Sleep Disorders in Parkinson's
Sleep disturbance is in fact, a very common symptom for those with Parkinson’s Disease with close to 80% suffering from this difficulty. There is not one but many different types of sleep issues.
Disorders of Initiating and Maintaining Sleep
This may not be as significant early in the disease but as Parkinson’s advances, frequent awakenings are common. These arousals can worsen with increased dopamine agonist doses and sometimes with levodopa treatment.
This is essentially being unable to move during the night resulting in problems turning over in bed or getting out of bed for any reason such as using the bathroom. It is associated with recurrent tremor, periodic limb movements and feelings of rigidity.
Periodic Leg Movements in Sleep (PLMS)
Characterized by an uncontrollable urge and movement of the legs, this disorder can affect sleep onset and result in frequent arousals. It can also be experienced as pain and discomfort in the legs when lying down.
REM Sleep Behavior Disorder (RBD)
This serious disorder can occur in up to 60% of individuals with Parkinson’s. Likewise up to 2/3 of people that have RBD for no know reason, may develop parkinsonism within 10 years. RBD occurs during REM sleep (rapid eye movement phase) and is characterized by movements (e.g. the limbs) and dream-related vocalizations (e.g. screaming, laughing or singing) and dream-enacting behaviors. This can be serious as there is a risk to the patient themselves and/or their bed partners.
Nocturnal Respiratory Disorders
These include things like sleep apnea from either upper airway obstruction (loose muscles) or central (brain) reasons. Patients with Parkinson’s may also hypoventilate (breathe less frequently).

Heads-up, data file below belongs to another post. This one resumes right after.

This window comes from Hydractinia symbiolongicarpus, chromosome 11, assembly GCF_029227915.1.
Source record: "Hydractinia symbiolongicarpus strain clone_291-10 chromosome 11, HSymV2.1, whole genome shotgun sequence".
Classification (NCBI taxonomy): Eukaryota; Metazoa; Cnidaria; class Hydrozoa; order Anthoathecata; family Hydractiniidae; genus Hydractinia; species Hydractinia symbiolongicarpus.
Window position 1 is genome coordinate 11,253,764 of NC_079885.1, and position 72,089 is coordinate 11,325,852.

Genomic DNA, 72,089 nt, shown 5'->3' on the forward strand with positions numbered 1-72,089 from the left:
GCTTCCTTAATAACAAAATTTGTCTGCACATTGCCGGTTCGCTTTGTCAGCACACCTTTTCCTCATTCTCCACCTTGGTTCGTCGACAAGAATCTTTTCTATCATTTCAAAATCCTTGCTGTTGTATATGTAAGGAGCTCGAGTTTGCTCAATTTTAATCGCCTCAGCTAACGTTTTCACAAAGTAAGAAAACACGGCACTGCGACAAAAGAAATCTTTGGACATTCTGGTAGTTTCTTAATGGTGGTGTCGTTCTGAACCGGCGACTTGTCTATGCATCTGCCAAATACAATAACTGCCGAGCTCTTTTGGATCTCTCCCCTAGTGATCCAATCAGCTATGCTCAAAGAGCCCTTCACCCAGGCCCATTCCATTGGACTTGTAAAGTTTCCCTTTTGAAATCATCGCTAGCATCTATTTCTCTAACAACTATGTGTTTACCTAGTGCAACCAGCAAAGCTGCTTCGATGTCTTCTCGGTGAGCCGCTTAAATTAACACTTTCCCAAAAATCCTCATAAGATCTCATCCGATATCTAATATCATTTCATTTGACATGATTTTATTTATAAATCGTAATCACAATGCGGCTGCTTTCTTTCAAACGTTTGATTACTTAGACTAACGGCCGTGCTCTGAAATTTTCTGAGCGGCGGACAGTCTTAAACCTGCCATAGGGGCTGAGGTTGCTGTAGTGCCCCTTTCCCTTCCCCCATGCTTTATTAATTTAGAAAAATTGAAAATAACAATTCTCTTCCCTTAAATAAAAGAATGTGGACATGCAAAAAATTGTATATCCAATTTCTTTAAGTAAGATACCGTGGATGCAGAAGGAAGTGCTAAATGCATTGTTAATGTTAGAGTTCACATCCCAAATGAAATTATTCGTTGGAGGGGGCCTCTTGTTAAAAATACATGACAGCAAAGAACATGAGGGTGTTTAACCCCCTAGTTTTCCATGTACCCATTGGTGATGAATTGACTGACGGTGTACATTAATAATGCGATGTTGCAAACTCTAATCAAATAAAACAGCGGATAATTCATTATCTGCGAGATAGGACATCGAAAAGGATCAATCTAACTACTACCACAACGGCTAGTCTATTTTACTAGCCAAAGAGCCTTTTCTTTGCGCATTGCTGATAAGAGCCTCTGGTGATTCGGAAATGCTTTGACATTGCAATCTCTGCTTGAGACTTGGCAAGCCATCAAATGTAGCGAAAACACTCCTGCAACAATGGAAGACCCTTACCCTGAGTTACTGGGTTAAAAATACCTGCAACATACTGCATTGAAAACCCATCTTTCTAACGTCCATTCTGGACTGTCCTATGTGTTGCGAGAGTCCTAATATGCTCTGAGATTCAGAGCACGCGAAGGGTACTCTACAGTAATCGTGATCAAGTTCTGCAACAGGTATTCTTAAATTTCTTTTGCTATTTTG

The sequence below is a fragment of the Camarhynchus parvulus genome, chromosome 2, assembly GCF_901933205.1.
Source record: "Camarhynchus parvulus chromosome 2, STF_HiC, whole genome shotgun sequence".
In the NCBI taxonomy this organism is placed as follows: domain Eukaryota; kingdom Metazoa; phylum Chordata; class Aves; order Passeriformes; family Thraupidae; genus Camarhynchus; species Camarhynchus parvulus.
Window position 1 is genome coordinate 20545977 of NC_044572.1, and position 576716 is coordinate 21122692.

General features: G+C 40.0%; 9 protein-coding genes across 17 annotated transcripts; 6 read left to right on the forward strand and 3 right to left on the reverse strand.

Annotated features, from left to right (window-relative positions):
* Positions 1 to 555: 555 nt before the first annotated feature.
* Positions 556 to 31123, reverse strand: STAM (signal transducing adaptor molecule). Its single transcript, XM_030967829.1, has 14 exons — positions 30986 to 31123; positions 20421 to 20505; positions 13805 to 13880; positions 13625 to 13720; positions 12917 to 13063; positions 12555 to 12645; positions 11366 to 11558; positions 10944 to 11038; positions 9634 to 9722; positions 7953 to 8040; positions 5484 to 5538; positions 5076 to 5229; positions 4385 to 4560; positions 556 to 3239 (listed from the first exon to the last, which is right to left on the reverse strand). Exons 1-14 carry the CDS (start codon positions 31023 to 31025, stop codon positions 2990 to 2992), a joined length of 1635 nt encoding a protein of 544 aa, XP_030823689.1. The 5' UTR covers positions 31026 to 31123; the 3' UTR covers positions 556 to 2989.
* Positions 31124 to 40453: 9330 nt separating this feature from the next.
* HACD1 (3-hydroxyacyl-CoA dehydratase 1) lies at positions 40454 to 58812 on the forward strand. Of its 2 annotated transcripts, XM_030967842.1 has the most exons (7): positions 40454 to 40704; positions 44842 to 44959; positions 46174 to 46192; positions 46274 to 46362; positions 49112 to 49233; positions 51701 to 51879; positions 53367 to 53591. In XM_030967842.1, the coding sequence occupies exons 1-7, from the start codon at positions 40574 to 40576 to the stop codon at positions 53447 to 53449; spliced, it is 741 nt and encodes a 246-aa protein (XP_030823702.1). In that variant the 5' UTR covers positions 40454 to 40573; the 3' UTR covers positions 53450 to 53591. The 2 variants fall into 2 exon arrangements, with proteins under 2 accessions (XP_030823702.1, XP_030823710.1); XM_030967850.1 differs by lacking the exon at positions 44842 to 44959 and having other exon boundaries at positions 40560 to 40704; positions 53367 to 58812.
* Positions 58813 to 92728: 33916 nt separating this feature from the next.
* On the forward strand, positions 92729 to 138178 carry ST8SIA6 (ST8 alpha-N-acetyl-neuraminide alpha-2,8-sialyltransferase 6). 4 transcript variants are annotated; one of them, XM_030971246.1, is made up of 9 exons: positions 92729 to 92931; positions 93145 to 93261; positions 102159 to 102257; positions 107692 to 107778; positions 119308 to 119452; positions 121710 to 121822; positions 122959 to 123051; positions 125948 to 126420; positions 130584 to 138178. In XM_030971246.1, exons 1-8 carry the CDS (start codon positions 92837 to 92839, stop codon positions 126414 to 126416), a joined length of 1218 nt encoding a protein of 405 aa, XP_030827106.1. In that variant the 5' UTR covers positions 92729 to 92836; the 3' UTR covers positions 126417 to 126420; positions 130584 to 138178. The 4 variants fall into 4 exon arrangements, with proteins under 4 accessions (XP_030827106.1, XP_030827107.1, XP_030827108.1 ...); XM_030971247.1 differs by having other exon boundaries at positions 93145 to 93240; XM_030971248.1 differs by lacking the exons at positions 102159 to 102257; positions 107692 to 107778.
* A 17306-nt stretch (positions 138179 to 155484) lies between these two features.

Excessive Daytime Sleepiness
After about 20 years of disease duration, approximately 70% of patients will suffer from excessive daytime sleepiness. This may be a manifestation of the Parkinson’s itself or secondary to nocturnal breathing disorders, nocturnal leg movements, fragmented sleep or the often mentioned sleep attacks have been attributed to the use of dopamine agonists.
So what can be done? There are lifestyle modifications that can help. This is known as sleep hygiene and the suggestions include:
Be consistent in your wakeup and sleep times.
Try to avoid napping during the day.
Create a nice sleeping environment with comfortable bedding, pleasant temperature in a well - ventilated room.
Use appropriate lighting (dark at night, normal lighting during the day if you take a nap).
Use your bed for sleep alone, not catching up on work or watching TV for instance.
Avoid exercising within 2 hours of bedtime (the one time I’d recommend not exercising)
Avoid caffeine, alcohol or tobacco 4 to 6 hours before bedtime. (Many times people habitually treasure their cup of tea before bed or that cigarette after dinner.)
Restrict your liquid intake prior to bedtime (A full bladder is a pretty powerful reason to wake up)
Physical aids may be necessary. For example if there is trouble turning over in bed or getting into a comfortable position, satin sheets or a bedside bar can help.
Be sure to establish a pre-sleep ritual, practice relaxation techniques and try to not take your worries to bed.
And if you aren’t able to fall asleep within 15 to 20 minutes, then don’t stay in bed. Get up, do something relaxing and then try again.
Apart from these guidelines, sometimes it is necessary to make changes in your medication routine as some drugs can cause or worsen sleep issues. In fact dopaminergic drugs can either improve or disrupt sleep depending on the person. And failing these interventions medications may need to be added that specifically promote sleep.